billsportsmaps.com

June 3, 2017

Independent leagues (unaffiliated minor league baseball): map and chart of the 38 Independent leagues teams in USA & Canada from the top 4 Independent leagues which reported attendance figures (American Association, Atlantic League, Frontier League, Can-Am League)./ +CHS Field, the home of the St. Paul Saints, the best-drawing Independent baseball club in North America.

Filed under: Baseball,Baseball: Independent Leagues — admin @ 2:00 pm

/baseball_independent-leagues_2016-attendance-map_american-association_atlantic-league_can-am-league_frontier-league_post_f_.gif
Independent leagues: 2016 attendance-map, 38 Independent leagues teams in USA & Canada (American Association, Atlantic League, Can-Am League, Frontier League)



By Bill Turianski on 23 April 2017; twitter.com/billsportsmaps.

Links…
-2016 Independent Attendance by Average (by Kevin Reichard on September 19, 2016 at ballparkdigest.com).
-Independent baseball league/Current_leagues (en.wikipedia.org).
-independentbaseball.net.
-twitter.com/independentball.

    Major League Baseball, and by extension, Organized Baseball, has an antitrust exemption…

Organized Baseball is: the 30 Major League Baseball teams {2016 MLB paid-atttendance map}, plus all the 234 affiliated minor league baseball teams [aka MiLB teams], which the MLB teams co-fund and use as developmental teams for their rosters; plus the 16 unaffiliated Mexican League teams / {my latest map of the Mexican League}.

Independent leagues are, by definition, completely comprised of pro baseball teams which operate outside of Organized Baseball.
The Independent leagues are technically not even really minor leagues…but everybody considers them as such, and most observers within the world of pro baseball consider them to be equivalent to a caliber of play between Double-A and Advanced-A level minor league ball [ie, a caliber of skill between two and three levels below the Major Leagues]).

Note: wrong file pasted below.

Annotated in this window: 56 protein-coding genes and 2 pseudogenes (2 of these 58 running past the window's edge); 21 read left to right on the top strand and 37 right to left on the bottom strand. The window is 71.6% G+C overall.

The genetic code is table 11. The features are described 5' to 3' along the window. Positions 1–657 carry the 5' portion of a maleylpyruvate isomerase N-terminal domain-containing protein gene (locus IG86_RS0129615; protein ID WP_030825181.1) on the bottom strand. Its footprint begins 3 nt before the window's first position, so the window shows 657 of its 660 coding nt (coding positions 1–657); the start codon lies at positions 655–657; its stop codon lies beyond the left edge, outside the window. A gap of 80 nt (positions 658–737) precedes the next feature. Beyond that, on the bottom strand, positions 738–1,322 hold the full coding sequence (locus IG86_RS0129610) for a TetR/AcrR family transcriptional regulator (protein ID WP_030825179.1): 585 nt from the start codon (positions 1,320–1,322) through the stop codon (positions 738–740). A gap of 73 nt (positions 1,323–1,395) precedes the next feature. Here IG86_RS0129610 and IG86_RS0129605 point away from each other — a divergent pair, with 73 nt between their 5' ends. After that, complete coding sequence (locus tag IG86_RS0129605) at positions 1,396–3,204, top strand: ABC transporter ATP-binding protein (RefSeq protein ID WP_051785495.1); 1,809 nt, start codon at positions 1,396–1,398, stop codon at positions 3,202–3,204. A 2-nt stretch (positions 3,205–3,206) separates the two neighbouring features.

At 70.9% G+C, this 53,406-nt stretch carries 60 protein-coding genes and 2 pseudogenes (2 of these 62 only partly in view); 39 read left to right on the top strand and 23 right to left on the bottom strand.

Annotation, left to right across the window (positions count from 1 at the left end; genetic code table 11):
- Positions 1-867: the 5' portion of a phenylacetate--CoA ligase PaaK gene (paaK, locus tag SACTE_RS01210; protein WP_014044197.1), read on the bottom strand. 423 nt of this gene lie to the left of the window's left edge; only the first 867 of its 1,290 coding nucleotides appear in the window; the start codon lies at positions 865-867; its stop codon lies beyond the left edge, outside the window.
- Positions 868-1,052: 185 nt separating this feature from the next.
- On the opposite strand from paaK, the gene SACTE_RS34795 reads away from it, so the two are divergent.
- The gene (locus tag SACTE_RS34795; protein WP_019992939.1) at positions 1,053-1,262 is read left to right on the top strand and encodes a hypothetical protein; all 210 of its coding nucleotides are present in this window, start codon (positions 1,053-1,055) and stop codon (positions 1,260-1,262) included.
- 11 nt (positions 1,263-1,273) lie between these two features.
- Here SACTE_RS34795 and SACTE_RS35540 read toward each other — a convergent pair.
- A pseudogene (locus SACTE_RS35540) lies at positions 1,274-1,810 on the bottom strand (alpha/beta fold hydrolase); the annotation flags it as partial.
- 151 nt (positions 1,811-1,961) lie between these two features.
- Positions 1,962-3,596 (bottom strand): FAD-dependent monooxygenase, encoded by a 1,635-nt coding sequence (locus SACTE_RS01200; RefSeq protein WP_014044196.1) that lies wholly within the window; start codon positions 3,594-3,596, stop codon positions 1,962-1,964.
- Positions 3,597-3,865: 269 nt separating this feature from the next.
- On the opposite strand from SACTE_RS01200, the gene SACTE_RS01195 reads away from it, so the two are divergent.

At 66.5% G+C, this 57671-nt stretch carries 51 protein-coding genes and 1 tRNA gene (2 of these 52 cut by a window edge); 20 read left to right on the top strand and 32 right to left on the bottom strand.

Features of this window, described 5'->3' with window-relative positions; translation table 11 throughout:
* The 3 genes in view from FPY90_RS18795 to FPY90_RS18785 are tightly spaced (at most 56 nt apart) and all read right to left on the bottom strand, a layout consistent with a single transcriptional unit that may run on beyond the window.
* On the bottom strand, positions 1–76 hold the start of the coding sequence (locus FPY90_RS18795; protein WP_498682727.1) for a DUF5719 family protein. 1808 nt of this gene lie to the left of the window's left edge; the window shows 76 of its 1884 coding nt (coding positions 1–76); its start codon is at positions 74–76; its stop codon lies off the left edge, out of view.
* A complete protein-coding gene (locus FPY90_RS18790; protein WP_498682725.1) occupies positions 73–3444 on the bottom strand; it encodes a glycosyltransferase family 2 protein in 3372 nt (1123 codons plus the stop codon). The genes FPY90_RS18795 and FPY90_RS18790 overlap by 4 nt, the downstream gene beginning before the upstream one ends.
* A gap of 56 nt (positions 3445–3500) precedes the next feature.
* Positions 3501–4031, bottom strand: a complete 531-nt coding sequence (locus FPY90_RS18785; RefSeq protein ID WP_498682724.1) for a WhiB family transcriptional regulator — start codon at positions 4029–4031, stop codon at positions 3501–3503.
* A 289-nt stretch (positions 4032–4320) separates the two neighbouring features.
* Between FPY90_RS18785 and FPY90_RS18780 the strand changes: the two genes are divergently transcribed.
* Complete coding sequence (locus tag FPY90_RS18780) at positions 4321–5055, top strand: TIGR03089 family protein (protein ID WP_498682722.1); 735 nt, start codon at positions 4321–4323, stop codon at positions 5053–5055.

Major League Baseball (MLB) has antitrust exemption, dating back to a 1922 ruling that centered on the suit brought about by the owners of the defunct 1914 Federal League team the Baltimore Terrapins {see this article, Baseball’s Con Game – How did America’s pastime get an antitrust exemption?, from 2002 by David Greenberg at slate.com}. Basically, in 1922, the Supreme Court justices maintained – naively – that Major League Baseball is a game, not a business. Justice Oliver Wendell Holmes wrote that “personal effort, not related to production, is not a subject of commerce”. What? Personal effort (ie, major league baseball players competing against each other) sure is related to production…just look at all that ticket revenue that MLB produces. Just look at those lucrative television contracts that MLB gets. Where did all that revenue come from? It came from personal effort (major league baseball players competing against each other). As Kavitha Dividson remarked at Bloomberg.com, “Nine decades later, the notion that professional baseball wouldn’t be considered commerce seems rather quaint. Not only is the “personal effort” of Major Leaguers an $8 billion product in and of itself, the lucrative national broadcast deals and growing audience for online streaming clearly place a significant chunk of business operations across state lines. Professional baseball can no longer be considered a local business, if it really ever could have been.” {Quote from, Antitrust Exemption Holds Baseball Back a Century (by Kavitha Davidson on April 8 2014 at bloomberg.com).}

There are many ways that this antitrust exemption affects things in the world of pro baseball. One is how the Oakland A’s franchise continues to get screwed by MLB and the San Francisco Giants…because the SF franchise owns the territory of San Jose, and MLB and the Giants have succeeded – in courts – from preventing the A’s from moving to San Jose. {See this: U.S. Supreme Court rejects San Jose’s bid to lure Oakland A’s (by Bob Egelko from Oct. 2015 at sfgate.com).} One of the latest ways the MLB antitrust exemption affects people within Organized Baseball is this: MLB scouts maintaining that they are being exploited {see this, Scouts Tell 2nd Circ. MLB Antitrust Exemption Doesn’t Apply (by Zachary Zagger on Jan. 23 2017 at law360.com)}. But here, I am only going to talk about how MLB’s antitrust exemption has inadvertently led to the success of most of the highest-drawing Independent leagues teams.